May 9, 2014
This post includes extra content from Startup Mixology, my upcoming book on starting up – including how to prepare yourself for the harsh reality and celebrate positive moments along the way. Go here to pre-order the book (due July 8) and subscribe to updates.
You may think you’re a curious person, but think again. Even if you’ve gotten lost reading Wikipedia or roaming through your city, you may still need to hone your entrepreneurs’ curiosity.
Beginners’ curiosity: about business
Zainab Zaki, former co-founder of TappedIn, says, “To dig deeper and to uncover hidden information, entrepreneurs have to be uncompromising when it comes to asking questions. Be a polite pest and ask lots of questions. Don’t be shy.”
Seek out the advice of mentors, read books, and follow thought leaders on Twitter. It’s so easy to assume that you know how to startup, you know marketing, you know fundraising. So when someone articulates an idea that clashes with yours, you just dismiss it. You don’t listen. You’re not curious.
Instead, like a young child, you need to be extremely inquisitive, ask a lot of questions, and absorb information. Leave your mind open to the possibility that you’re wrong, as long as you can. Startup know-how is constantly evolving, and you probably don’t have it all figured out.
Intermediate curiosity: about the market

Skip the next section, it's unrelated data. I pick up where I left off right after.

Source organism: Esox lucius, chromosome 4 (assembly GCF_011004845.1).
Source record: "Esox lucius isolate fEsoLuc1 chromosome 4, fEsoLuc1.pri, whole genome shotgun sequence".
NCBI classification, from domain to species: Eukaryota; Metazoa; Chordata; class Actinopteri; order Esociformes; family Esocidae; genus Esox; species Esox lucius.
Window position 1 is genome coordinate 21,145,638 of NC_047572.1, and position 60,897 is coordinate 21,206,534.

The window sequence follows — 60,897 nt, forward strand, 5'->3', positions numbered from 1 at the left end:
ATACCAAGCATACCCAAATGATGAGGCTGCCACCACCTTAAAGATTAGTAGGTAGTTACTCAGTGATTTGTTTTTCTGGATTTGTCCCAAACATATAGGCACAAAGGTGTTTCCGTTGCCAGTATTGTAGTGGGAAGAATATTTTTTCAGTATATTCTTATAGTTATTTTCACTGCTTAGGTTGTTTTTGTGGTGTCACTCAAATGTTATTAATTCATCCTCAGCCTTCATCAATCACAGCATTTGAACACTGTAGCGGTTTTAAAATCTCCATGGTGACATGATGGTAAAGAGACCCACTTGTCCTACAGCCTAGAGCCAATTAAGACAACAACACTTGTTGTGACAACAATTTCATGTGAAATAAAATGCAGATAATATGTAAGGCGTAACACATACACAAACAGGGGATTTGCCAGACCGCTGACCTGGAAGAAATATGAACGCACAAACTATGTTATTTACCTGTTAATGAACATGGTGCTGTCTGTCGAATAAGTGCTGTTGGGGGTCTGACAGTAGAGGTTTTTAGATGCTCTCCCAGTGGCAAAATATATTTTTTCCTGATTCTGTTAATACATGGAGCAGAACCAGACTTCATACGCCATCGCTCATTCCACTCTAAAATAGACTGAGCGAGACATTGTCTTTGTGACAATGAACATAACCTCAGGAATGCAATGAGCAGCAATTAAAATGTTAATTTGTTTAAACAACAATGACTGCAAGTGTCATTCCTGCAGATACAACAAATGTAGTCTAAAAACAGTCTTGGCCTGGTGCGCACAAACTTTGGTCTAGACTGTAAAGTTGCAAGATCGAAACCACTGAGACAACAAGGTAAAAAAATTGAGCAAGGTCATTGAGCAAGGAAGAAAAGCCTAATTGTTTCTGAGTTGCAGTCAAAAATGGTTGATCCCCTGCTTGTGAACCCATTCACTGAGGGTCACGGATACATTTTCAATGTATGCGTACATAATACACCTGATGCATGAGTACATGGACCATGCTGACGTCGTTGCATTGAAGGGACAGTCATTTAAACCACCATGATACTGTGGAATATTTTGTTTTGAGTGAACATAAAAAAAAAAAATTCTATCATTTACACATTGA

It’s even harder to stay curious when it comes to your competitors. What have they figured out that you haven’t? How is their product better? You might be tempted to shout “nothing!” and “it isn’t!” but that wouldn’t be very curious of you. Take a moment to observe and you may just learn something.
You can also be curious about other market conditions, like the rise and fall of trends and technologies, or an industry that is thriving or shrinking. You can hear the curious attitude in Patrick Sweeney, president and CEO of dwinQ. “Agility, focus, and discipline are key,” he says. “You have to think like a world-class athlete and always be ready for the unexpected, observe the situation and environment, make adjustments and act. Then do it all over again. The faster you can observe and then act in a marketplace, the easier it is to beat an opponent.”
Advanced curiosity: about your customers
One of the biggest mistakes for entrepreneurs is to assume you know what your customers want, even if you’re in your own target demographic. You may have big plans for the product you want to build in a year, and you try to interpret everything your customers say as fitting into that. You cling to your vision, rather than reality.
Damien Patton, founder of Banjo, told a Tech Cocktail audience, “At the end of the day, we’re all here because of the user. It’s up to them to give us feedback and we’re listening to them, and through that we just innovate. And it’s exciting because every time [the user asks for something], we just make it happen, and we couldn’t have dreamt that up six months ago or a year ago.”
Saras Sarasvathy, an associate professor at the University of Virginia’s Darden School of Business, studied how successful entrepreneurs think. She found that they are suspicious of predictions about the future, like forecasts or business plans. Instead, they have a broad vision and are flexible about the outcome or the solution they end up building. If you stick stubbornly to a vision that isn’t working in reality, you often fail. Curiosity about business skills, the market, and your customers will keep you on the right path.
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